New candidate stellar companions to exoplanet hosts

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New candidate stellar companions to exoplanet hosts

Post by Sirius_Alpha on 20th September 2011, 8:21 pm

Know the Star, Know the Planet. I. Adaptive Optics of Exoplanet Host Stars
http://arxiv.org/abs/1109.4320

The results of an adaptive optics survey of exoplanet host stars for stellar companions is presented. We used the AEOS Telescope and its adaptive optics system to collect deep images of the stars in $I$-band. Sixty-two exoplanet host stars were observed and fifteen multiple star systems were resolved. Of these eight are known multiples, while seven are new candidate binaries. For all binaries, we measured the relative astrometry of the pair and the differential magnitude in $I$-band. We improved the orbits of HD 19994 and $\tau$ Boo. These observations will provide improved statistics on the duplicity of exoplanet hosts stars and provide an increased understanding of the dynamics of known binary star exoplanet hosts.

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Re: New candidate stellar companions to exoplanet hosts

Post by Sirius_Alpha on 21st September 2011, 8:13 pm

Know the Star, Know the Planet. II. Speckle Interferometry of Exoplanet Host Stars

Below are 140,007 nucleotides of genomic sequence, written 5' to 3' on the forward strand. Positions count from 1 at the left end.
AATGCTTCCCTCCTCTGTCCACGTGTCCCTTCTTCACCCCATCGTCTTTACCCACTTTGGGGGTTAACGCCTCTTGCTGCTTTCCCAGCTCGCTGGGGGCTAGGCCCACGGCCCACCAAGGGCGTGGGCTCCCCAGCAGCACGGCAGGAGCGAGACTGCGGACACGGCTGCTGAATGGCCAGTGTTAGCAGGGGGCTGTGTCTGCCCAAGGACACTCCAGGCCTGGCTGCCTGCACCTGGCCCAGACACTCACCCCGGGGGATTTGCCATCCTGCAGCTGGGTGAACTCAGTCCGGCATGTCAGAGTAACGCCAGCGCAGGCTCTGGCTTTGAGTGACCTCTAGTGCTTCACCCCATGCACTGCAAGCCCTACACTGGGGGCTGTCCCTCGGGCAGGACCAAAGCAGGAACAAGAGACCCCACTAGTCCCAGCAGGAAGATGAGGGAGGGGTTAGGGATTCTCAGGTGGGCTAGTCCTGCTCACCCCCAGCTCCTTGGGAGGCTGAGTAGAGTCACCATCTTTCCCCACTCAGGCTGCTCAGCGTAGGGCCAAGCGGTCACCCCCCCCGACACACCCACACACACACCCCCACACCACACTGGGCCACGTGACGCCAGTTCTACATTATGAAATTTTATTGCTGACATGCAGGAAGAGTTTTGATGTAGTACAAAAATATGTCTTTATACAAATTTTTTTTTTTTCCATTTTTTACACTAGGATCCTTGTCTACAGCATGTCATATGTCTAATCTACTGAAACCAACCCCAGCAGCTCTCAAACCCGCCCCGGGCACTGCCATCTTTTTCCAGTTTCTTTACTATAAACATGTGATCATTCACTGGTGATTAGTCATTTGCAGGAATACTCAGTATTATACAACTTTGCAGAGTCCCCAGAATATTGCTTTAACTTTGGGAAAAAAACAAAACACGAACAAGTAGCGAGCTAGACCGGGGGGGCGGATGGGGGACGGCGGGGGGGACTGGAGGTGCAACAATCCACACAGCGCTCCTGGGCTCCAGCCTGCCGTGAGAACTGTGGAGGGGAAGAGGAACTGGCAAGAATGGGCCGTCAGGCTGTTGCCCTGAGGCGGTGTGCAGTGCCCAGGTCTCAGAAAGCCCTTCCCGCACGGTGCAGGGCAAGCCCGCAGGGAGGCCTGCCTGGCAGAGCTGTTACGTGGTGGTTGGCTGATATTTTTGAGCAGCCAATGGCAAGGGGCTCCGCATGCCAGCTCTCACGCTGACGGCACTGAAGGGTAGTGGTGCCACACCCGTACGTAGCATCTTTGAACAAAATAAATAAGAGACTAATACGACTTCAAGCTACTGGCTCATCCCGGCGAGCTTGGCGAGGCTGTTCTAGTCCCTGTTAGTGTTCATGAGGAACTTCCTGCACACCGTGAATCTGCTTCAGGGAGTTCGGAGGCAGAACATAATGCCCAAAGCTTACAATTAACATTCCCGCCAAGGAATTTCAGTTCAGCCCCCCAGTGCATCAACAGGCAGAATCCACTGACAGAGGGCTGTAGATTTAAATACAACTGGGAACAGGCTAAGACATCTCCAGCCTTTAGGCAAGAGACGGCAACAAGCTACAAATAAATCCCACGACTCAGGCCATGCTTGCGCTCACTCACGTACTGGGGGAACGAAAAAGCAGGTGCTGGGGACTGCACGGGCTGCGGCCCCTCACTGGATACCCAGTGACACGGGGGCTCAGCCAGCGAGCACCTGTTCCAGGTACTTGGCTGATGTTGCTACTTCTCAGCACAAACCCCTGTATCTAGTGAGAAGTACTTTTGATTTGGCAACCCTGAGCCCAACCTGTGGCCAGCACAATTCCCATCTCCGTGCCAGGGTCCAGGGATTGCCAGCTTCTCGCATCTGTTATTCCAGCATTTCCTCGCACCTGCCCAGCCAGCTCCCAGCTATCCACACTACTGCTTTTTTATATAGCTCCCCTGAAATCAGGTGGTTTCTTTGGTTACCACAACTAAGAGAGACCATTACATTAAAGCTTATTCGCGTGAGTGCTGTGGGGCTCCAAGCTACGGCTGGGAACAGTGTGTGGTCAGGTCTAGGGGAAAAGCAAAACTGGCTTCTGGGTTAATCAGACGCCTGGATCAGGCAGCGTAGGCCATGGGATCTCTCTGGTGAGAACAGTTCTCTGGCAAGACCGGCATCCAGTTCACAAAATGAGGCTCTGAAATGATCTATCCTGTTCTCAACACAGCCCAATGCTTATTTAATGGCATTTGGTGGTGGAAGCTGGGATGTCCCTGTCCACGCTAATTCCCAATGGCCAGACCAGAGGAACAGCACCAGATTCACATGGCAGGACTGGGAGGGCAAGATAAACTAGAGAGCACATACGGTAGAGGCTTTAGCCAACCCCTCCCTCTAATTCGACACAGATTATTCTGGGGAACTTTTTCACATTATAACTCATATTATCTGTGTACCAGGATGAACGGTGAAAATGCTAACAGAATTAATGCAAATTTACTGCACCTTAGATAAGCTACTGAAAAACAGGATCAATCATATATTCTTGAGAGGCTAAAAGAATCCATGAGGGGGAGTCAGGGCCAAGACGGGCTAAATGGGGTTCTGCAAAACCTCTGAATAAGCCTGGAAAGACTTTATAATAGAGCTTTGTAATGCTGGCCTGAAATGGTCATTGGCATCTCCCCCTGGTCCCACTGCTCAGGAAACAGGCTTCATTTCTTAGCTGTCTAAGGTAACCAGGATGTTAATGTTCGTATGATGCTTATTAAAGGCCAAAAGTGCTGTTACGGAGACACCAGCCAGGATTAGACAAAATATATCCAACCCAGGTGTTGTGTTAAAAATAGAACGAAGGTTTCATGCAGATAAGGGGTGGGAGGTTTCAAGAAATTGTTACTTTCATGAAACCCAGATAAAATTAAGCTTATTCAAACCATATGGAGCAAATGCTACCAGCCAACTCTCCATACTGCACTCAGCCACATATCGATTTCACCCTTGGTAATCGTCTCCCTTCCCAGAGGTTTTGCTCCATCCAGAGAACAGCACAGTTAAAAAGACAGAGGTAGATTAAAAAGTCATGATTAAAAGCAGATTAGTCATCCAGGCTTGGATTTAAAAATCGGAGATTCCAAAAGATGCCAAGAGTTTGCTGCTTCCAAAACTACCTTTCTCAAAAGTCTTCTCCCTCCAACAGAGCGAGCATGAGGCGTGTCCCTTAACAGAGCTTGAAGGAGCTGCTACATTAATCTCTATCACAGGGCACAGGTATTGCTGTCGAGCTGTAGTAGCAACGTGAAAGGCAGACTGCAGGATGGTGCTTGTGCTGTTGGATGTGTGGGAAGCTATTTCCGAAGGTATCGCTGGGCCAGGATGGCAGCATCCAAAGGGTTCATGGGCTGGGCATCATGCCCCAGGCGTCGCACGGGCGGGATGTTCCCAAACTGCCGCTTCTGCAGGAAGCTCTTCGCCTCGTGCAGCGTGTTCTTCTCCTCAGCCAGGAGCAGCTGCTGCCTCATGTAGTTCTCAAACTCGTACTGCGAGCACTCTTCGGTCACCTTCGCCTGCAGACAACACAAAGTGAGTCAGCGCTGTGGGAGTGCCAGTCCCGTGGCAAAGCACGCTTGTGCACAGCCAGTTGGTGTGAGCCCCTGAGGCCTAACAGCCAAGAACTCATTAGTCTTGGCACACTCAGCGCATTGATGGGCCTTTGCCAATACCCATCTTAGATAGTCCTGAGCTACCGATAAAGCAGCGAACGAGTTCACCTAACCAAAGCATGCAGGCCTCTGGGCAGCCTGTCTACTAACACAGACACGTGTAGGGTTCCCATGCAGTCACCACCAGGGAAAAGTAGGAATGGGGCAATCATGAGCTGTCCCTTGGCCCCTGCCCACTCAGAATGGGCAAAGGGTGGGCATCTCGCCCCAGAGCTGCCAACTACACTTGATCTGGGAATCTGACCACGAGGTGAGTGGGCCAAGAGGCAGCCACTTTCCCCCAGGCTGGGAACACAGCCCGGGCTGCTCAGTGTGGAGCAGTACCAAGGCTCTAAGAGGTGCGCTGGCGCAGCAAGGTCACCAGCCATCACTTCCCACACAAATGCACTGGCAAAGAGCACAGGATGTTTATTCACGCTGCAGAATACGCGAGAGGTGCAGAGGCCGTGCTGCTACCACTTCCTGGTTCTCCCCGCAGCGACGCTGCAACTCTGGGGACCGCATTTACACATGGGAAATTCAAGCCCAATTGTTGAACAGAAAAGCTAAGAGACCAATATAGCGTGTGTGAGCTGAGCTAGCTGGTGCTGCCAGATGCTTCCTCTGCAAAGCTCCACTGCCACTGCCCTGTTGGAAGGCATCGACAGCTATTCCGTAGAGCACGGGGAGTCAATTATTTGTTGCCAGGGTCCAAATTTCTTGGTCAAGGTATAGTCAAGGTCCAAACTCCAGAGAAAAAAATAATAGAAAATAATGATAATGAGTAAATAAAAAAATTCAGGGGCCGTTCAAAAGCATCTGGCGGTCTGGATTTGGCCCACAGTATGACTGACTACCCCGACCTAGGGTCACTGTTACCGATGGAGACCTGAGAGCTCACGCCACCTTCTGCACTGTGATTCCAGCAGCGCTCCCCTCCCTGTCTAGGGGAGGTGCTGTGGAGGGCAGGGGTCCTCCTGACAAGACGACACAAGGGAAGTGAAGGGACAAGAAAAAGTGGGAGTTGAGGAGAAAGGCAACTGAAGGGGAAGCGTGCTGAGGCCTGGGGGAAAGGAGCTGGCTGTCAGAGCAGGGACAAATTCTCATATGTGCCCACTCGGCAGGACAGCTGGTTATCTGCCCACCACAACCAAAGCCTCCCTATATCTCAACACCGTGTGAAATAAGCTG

http://arxiv.org/abs/1109.4569

A study of the host stars to exoplanets is important to understanding their environment. To that end, we report new speckle observations of a sample of exoplanet host primaries. The bright exoplanet host HD 8673 (= HIP 6702) is revealed to have a companion, although at this time we cannot definitively establish the companion as physical or optical. The observing lists for planet searches and for these observations have for the most part been pre-screened for known duplicity, so the detected binary fraction is lower than what would otherwise be expected. Therefore, a large number of double stars were observed contemporaneously for verification and quality control purposes, to ensure the lack of detection of companions for exoplanet hosts was valid. In these additional observations, ten pairs are resolved for the first time and sixty pairs are confirmed. These observations were obtained with the USNO speckle camera on the NOAO 4m telescopes at both KPNO and CTIO from 2001 to 2010.

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